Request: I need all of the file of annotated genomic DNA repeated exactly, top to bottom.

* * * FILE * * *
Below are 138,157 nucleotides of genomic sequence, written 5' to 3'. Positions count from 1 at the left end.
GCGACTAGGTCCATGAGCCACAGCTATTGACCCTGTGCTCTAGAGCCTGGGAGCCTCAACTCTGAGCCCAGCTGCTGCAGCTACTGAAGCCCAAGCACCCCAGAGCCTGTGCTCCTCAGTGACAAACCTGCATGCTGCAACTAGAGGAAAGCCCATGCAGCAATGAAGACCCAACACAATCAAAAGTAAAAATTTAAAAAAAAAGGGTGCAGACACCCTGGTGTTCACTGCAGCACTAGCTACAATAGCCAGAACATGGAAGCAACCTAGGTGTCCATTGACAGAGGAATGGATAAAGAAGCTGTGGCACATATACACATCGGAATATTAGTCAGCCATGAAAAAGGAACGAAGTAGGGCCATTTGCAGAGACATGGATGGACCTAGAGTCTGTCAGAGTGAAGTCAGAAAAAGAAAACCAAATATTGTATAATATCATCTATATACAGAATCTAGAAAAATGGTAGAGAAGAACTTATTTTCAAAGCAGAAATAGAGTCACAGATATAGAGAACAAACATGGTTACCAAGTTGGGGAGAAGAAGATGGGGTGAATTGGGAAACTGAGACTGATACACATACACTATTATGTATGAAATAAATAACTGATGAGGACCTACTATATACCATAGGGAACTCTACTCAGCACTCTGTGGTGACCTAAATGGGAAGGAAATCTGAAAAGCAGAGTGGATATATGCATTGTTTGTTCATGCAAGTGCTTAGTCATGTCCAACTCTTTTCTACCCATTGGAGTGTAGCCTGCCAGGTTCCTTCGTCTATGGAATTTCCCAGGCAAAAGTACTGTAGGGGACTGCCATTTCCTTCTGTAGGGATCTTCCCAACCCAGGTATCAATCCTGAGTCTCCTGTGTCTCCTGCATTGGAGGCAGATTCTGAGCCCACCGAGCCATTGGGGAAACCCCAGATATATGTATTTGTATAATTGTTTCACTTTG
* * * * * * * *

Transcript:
Below are 138,157 nucleotides of genomic sequence, written 5' to 3'. Positions count from 1 at the left end.
GCGACTAGGTCCATGAGCCACAGCTATTGACCCTGTGCTCTAGAGCCTGGGAGCCTCAACTCTGAGCCCAGCTGCTGCAGCTACTGAAGCCCAAGCACCCCAGAGCCTGTGCTCCTCAGTGACAAACCTGCATGCTGCAACTAGAGGAAAGCCCATGCAGCAATGAAGACCCAACACAATCAAAAGTAAAAATTTAAAAAAAAAGGGTGCAGACACCCTGGTGTTCACTGCAGCACTAGCTACAATAGCCAGAACATGGAAGCAACCTAGGTGTCCATTGACAGAGGAATGGATAAAGAAGCTGTGGCACATATACACATCGGAATATTAGTCAGCCATGAAAAAGGAACGAAGTAGGGCCATTTGCAGAGACATGGATGGACCTAGAGTCTGTCAGAGTGAAGTCAGAAAAAGAAAACCAAATATTGTATAATATCATCTATATACAGAATCTAGAAAAATGGTAGAGAAGAACTTATTTTCAAAGCAGAAATAGAGTCACAGATATAGAGAACAAACATGGTTACCAAGTTGGGGAGAAGAAGATGGGGTGAATTGGGAAACTGAGACTGATACACATACACTATTATGTATGAAATAAATAACTGATGAGGACCTACTATATACCATAGGGAACTCTACTCAGCACTCTGTGGTGACCTAAATGGGAAGGAAATCTGAAAAGCAGAGTGGATATATGCATTGTTTGTTCATGCAAGTGCTTAGTCATGTCCAACTCTTTTCTACCCATTGGAGTGTAGCCTGCCAGGTTCCTTCGTCTATGGAATTTCCCAGGCAAAAGTACTGTAGGGGACTGCCATTTCCTTCTGTAGGGATCTTCCCAACCCAGGTATCAATCCTGAGTCTCCTGTGTCTCCTGCATTGGAGGCAGATTCTGAGCCCACCGAGCCATTGGGGAAACCCCAGATATATGTATTTGTATAATTGTTTCACTTTG